Bryan: What it feels like to not know what you’re doing, what it feels like to not know the culture yet. It’s tough to know, so you have to have just such increased empathy for what this person’s going through, what you used to feel like because it’s hard. It’s just hard to remember how hard it was back then. That’s one thing. Also, whenever you’re a new manager, really wearing that hat for the first time. I think the biggest revelation for me was like, I don’t know what my identity is. I don’t know if am I supposed to be to play dad all the time. Like disciplinarian. Am I supposed to be like cool big brother? Like who am I?

Bryan: You just have like existential life crises, basically every day and if something goes wrong, how are you supposed to act? If something goes good, how are you supposed to act? I think now I’ve tried and failed at the dad thing too many times where I’m just like, “Okay, that’s just not my thing. That’s not my style. I should stop doing that.” I’ve even had a couple of conversations with my own boss, like, “Who am I?” And my thing is more like, what has worked for me in the past?

Bryan: It’s more like being like the team leader or being the team captain. That’s more of the big brother style. Big brother’s more comfortable for me since I am a big brother. The identity crises is harder, but I guess you might think you have to be the disciplinarian all the time, but you probably don’t.

Hannah: Well, that’s really interesting point there Bryan. I would throw that back to Eddie and Yusuf. Like did you guys have … I mean you go from being up here and then you get your first promotion, and then now you’re suddenly in a position of authority at your firm. How did you guys handle that when you guys got that? Because that is a change in relationship and change the dynamics in the workplace.

Yusuf: It really is and, in my experience, it’s all about just walking the talk and being integrous. And I also love that Eddie brought up this notion of managing up. That’s certainly how someone builds trust with their management team. And no, also, if you’re a younger advisor listening to this and you’re thinking about how you can ultimately grow, the first way to do it is by managing your manager and making sure that they’re trusting you and trusting the way that you’re performing. And seeing how you manage your workload and how you’re able to interact with others.

Yusuf: And Bryan made a great point about it being a two-way street. And this notion of remembering what it was like when you were in the other person’s shoes, when you were that new employee or junior advisor. Our financial planning residents that come through our program on an annual basis, we’ve got two new residents coming through. We at least had for the past several years. And if you can just pause because it is, as Bryan mentioned, it’s really hard to remember what it was like when you were new. But if you can just pause and try to remember, it really helps.

Yusuf: And ultimately, everyone wants the same things, everyone wants to do well, everyone wants to succeed, everyone wants to grow but your team is counting on you to facilitate that growth and lead. And as long as you’re leading by example and bringing that empathetic mindset, and inviting others to give you that feedback and to manage up, and do the things that we’ve talked about so far in this conversation. And I think as you transition up the ladder and grow more and more into a leadership or management role, it makes it a lot easier.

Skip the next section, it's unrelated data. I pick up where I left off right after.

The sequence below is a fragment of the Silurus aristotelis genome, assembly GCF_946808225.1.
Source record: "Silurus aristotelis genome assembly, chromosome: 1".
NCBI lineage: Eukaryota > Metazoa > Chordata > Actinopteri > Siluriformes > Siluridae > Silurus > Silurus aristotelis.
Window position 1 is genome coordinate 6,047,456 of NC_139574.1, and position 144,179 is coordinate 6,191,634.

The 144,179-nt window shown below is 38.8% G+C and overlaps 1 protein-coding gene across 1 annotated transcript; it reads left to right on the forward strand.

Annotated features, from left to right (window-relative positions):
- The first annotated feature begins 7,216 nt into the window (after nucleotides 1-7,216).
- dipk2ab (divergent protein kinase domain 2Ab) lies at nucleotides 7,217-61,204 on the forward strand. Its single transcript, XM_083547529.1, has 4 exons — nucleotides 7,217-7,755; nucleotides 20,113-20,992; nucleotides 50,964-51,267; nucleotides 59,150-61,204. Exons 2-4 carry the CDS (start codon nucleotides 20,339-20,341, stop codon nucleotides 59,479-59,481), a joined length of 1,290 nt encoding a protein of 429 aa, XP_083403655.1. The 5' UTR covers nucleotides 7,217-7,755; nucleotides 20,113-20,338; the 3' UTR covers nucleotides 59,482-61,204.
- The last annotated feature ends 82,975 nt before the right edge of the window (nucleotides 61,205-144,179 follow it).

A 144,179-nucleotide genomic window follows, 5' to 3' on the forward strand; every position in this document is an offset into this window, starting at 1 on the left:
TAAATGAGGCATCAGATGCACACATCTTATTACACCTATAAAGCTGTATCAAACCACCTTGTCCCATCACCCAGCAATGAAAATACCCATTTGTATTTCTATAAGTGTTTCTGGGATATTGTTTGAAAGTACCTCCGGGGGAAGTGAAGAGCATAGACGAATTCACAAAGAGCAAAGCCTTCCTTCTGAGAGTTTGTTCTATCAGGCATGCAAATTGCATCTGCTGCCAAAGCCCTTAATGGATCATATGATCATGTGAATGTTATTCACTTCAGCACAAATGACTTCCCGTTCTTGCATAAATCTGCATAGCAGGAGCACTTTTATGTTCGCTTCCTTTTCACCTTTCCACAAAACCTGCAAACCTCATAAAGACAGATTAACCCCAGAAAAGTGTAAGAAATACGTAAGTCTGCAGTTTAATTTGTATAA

Eddie: Yeah, stuff you said. I was encouraged, when I first did my internship at Abacus back in the summer of 2003, that I should keep a journal and that I should continue that journal throughout my career. And I wouldn’t give myself an A+ on keeping the journal, but I’d give myself a B on it. But I’ve done that. I’ve written down my thoughts as, what did Eddie the intern feel like? What did Eddie the intern like about how people treated me? How did it feel being a new employee going through an on-boarding process? How did it feel going to a different company when I went over to USAA? So that I could remember what it feels like to be that new person, what it feels like to have somebody manage you.

Eddie: Over my career, I’ve had phenomenal managers and I’ve had managers that still would, probably, need to grow in that area. As I manage people now, they would probably say the same of me, both that I do a good job but I could also grow in some areas as well. One thing I’d add to what you asked Hannah is the idea of giving context. I think when you are being managed and let’s face it, everyone on this call is still being managed. Even being an owner, you’re still being managed. You still have other people that you were submitted to, they’re in a position of authority even if you’re a junior partner. It helps tremendously to have context.

Eddie: And when you’re managing somebody, if you can share with the person you’re delegating to why their role and responsibility is important and the particular tasks that you’re giving to them, how does it fit in the bigger picture of the organization. That helps the person being delegated to or being managed to understand that there they are part of something much bigger. That what they’re doing is going to help the organization move forward in this key area. I think it helps that person take on a sense of ownership of that task as well. The way that they behave doesn’t just affect them and how they’re going to do on a performance review, but it affects the entire office. Context is really important.